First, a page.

Michael Meads in Lakeview, New Orleans 5/2005all reproduction rights reserved William Greiner
Michael Meads , an Alabama born artist, ended up in New Orleans. I got to know Michael by a strange circuitous route via a color printer who was making prints for us both. In any case, I found Michael to be an extremely talented artist with a most wicked sense of humor to match! We would, ever so often , meet up for drinks, tell a few stories , laughing about everything and everyone.
Michael's home was very close to the 17th street canal levee, which broke and helped to flood New Orleans. Michael's house was on the wrong side of the canal and he lost most all of his archives. He is starting over.
We just caught up with each other again , here are some poignant thoughts of his about a city we both love and miss!
The show must go on.
It is one thing to go see the circus when it comes to town, but it is a totally different experience when you choose to live in the middle of the circus.
When I was a boy I remember my father listening to the radio broadcasts of a hellfire and brimstone Baptist minister preaching from Bourbon Street. Even at that young age I knew there was something about New Orleans that was enticingly forbidden as my father would warn me repeatedly "never go to that wicked city." Over time my curiosity about the Crescent City became greater and greater.
I moved to New Orleans on the first day of hurricane season in 1998. It was miserably hot, even for June, and the realtor who had taken care of so many details of the move was waiting at the house with beer and po-boys. I was home.
New Orleans is a tough town. Visiting New Orleans as a tourist is nothing like living there. New Orleans has never embraced change and if you move there you must be willing to accommodate her, and not the other way around.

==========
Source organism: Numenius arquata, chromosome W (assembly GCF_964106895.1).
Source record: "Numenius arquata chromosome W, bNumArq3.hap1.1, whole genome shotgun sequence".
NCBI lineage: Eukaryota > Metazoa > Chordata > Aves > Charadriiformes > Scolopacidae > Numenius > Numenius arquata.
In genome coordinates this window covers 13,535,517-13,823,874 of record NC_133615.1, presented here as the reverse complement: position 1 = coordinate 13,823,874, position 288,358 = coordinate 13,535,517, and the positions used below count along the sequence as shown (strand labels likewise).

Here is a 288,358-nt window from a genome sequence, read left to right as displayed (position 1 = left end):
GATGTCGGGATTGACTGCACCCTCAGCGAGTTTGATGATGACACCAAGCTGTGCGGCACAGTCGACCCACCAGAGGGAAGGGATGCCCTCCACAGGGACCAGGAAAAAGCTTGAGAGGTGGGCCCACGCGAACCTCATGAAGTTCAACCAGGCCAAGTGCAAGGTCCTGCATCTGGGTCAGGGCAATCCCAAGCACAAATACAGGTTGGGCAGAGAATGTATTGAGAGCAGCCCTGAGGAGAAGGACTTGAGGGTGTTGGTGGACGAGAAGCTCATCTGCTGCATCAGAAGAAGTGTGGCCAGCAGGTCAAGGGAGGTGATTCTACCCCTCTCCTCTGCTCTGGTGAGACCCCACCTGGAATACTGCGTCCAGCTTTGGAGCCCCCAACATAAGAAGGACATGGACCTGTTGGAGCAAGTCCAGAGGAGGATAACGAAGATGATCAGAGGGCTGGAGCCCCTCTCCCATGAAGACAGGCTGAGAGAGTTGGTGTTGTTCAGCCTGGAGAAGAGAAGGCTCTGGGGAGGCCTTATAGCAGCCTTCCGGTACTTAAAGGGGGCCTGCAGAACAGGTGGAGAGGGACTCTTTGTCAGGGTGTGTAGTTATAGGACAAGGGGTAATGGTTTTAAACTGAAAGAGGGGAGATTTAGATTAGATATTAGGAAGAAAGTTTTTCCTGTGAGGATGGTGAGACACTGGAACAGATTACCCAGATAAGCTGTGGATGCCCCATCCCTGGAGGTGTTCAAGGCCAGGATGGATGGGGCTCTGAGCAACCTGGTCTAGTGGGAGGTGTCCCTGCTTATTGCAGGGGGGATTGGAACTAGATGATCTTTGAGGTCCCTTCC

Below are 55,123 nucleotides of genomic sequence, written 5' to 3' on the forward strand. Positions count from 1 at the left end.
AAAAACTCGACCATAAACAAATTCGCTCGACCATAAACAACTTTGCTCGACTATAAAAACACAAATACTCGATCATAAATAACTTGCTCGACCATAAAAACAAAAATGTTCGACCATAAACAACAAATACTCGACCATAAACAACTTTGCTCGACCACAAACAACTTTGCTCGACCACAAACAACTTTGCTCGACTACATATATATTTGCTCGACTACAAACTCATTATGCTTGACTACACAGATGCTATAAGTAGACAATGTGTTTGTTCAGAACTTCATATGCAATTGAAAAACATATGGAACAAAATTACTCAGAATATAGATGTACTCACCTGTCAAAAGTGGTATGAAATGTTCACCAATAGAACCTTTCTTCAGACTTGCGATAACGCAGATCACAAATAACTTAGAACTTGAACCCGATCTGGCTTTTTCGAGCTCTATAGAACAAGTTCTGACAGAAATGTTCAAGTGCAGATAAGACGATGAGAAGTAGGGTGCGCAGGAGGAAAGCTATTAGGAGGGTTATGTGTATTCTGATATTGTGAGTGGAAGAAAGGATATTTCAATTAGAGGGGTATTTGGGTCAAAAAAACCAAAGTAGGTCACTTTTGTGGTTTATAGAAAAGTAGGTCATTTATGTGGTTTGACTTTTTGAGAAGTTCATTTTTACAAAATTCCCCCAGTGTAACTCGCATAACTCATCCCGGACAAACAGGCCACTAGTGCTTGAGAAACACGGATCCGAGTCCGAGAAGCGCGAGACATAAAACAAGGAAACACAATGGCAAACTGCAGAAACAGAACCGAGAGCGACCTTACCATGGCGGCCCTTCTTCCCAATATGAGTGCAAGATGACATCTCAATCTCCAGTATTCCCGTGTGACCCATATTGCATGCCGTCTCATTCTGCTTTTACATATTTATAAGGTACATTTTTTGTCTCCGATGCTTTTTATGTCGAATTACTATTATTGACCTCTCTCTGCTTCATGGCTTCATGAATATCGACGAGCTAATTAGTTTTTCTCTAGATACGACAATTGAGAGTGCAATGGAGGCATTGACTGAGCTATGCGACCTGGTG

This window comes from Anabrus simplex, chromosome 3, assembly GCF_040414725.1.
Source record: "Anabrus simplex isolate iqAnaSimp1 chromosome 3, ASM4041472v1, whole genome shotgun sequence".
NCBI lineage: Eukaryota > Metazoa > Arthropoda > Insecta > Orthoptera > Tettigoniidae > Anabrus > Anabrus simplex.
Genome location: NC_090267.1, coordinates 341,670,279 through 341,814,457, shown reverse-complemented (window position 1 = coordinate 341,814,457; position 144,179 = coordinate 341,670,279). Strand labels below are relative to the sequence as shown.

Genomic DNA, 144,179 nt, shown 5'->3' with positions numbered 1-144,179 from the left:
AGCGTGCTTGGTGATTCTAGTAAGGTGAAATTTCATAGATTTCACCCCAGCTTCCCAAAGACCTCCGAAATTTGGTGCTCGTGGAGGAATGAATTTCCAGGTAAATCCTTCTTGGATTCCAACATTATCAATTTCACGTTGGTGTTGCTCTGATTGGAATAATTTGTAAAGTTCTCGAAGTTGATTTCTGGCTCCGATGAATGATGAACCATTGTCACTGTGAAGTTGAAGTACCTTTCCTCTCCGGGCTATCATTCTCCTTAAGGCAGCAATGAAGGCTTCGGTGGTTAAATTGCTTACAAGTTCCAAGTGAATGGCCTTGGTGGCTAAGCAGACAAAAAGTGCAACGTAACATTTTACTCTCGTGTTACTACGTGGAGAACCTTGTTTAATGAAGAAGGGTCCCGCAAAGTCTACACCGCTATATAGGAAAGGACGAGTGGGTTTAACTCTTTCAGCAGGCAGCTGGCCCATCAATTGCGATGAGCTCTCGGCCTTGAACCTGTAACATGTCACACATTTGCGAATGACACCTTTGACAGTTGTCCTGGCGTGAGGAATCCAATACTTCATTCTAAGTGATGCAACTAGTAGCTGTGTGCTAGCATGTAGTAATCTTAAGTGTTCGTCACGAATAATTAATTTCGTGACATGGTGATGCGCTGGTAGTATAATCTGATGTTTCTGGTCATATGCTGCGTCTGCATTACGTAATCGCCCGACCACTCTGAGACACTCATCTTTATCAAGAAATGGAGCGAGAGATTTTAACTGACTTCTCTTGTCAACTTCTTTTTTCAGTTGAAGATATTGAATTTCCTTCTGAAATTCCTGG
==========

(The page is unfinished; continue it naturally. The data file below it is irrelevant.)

I have had my highest highs and my lowest lows in New Orleans, and I would rather have had my worst day there than my best day anywhere else. She gets under your skin, into your system, and very quickly you are seduced by her exotic charms.
The entire collection of my New Orleans images came within two inches of rising flood waters from being completely destroyed. Much of Eastaboga did not survive. The images in the New Orleans collection represent a very personal record of a time and a place. I made these photographs not as a detached observer but as an active participant immersed in the drama of life in this legendary city.
This is my love letter to the only place I ever wanted to live, the only place that made me feel welcomed, that embraced me, made me feel normal. I pray for her eventual deliverance from the monumental hardships she faces, I pray for the lives lost there and for the those who remain, who stubbornly refuse to give in, give up.
Michael Meads www.michaelmeads.com
I never had any intention of leaving New Orleans, and I know that one day I will once again find myself gratefully back in her sticky embrace, blissfully unaware of the outside world.